Every Maine student deserves an opportunity to have a college experience. Valerie Williams, federal director of the Office of Special Education Programs, says college is for everyone.

Our state currently offers 2021-2025 graduating seniors free community college. For students with cognitive disabilities, this opportunity is not available. Maine has as many as 35 accredited college programs but only one, St. Joseph’s College, is accessible to those with cognitive disabilities.

When presented with L.D. 2166, a modest bill to provide grant funding to five Maine colleges, to create such programing, lawmakers on the Appropriations Committee refused to even take up the bill for a vote. This happened despite the bill receiving no opposition, unanimous bipartisan committee support, bipartisan House and Senate support, support from three state departments, the University of Maine System, the community college system, St. Joseph’s College, and countless advocates. Additionally, the bill presented a full sustainability plan that did not include future state funding.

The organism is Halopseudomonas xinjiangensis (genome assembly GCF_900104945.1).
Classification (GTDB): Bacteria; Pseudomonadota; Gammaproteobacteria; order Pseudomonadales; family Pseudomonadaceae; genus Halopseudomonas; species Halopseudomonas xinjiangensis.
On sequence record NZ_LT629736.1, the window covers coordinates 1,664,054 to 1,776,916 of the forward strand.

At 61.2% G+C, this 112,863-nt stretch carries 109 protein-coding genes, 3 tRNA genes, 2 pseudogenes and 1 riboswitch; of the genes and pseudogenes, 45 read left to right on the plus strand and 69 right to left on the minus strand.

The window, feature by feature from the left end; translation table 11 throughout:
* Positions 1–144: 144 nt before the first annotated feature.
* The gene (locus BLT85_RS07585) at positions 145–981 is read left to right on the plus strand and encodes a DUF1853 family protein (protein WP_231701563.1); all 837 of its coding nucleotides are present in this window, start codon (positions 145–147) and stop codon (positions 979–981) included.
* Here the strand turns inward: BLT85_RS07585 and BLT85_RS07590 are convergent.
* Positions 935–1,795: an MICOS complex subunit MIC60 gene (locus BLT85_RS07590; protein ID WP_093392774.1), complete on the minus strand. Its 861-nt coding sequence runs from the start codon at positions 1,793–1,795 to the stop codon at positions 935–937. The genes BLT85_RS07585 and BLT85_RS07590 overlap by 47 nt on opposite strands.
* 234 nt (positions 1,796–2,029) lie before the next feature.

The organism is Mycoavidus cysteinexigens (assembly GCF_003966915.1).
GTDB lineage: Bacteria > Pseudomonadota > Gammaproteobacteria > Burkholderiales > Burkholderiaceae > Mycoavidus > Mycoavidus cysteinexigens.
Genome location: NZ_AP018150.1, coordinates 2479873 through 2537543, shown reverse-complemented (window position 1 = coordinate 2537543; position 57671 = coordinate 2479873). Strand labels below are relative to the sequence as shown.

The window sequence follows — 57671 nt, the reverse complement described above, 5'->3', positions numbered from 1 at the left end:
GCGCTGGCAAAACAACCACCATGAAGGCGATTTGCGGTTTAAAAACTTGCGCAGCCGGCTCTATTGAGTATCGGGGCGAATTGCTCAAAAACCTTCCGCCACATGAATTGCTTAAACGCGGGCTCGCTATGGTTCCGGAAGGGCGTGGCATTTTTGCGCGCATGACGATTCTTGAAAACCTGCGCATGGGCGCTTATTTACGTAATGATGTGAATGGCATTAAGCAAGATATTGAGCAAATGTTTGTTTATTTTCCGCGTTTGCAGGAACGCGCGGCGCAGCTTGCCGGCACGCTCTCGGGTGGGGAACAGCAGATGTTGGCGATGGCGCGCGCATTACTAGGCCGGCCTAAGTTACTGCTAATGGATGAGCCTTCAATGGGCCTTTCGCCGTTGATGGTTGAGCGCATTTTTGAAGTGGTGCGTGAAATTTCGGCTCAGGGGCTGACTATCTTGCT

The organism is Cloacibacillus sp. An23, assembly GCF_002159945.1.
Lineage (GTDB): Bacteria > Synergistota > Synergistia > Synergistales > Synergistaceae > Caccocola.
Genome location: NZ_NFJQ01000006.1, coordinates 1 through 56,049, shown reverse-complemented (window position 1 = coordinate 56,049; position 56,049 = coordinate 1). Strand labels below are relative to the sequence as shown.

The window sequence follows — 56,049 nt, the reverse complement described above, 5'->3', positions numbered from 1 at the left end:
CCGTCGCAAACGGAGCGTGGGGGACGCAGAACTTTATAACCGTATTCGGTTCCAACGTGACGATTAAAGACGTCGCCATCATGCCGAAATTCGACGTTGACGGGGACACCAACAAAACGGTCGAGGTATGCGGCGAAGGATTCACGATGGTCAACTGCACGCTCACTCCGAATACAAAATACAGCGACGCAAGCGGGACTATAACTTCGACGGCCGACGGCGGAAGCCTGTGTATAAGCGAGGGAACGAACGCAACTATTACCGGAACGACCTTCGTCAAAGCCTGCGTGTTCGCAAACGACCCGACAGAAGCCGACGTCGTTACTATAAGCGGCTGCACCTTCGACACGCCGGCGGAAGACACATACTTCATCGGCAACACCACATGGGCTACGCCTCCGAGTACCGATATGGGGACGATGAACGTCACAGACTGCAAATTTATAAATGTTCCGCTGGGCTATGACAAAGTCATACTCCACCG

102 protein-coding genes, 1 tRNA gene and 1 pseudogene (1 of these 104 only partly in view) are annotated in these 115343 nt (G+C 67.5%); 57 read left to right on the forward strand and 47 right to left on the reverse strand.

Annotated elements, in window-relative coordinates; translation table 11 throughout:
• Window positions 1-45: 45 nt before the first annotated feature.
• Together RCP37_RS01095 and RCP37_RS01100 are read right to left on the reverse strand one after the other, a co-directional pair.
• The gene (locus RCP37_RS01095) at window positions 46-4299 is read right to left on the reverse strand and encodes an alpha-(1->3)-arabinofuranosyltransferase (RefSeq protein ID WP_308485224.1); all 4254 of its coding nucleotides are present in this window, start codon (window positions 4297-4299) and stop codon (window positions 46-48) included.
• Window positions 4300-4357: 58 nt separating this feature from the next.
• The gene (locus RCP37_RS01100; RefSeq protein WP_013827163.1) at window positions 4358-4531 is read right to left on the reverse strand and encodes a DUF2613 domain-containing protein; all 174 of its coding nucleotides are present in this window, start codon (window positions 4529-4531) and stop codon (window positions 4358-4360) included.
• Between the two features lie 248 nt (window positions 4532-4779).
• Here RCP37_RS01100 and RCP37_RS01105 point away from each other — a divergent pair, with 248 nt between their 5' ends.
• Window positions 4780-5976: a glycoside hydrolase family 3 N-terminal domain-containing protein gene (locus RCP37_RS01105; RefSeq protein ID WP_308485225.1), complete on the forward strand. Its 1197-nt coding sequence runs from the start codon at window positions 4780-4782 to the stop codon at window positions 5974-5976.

For those of who believe college is not for this population, digest these numbers: Florida has 26 programs, Massachusetts has 30 and the University of New Hampshire has a program.

When presenting the news of the demise of this bill to my 17-year-old, who has Down Syndrome, she burst into tears and responded “I’m not going to college?” Not giving this bill its full due process sends the message that equitable access for those with cognitive disabilities in our state is not important. Shame on these legislators — our community deserves better.

Carrie Woodcock

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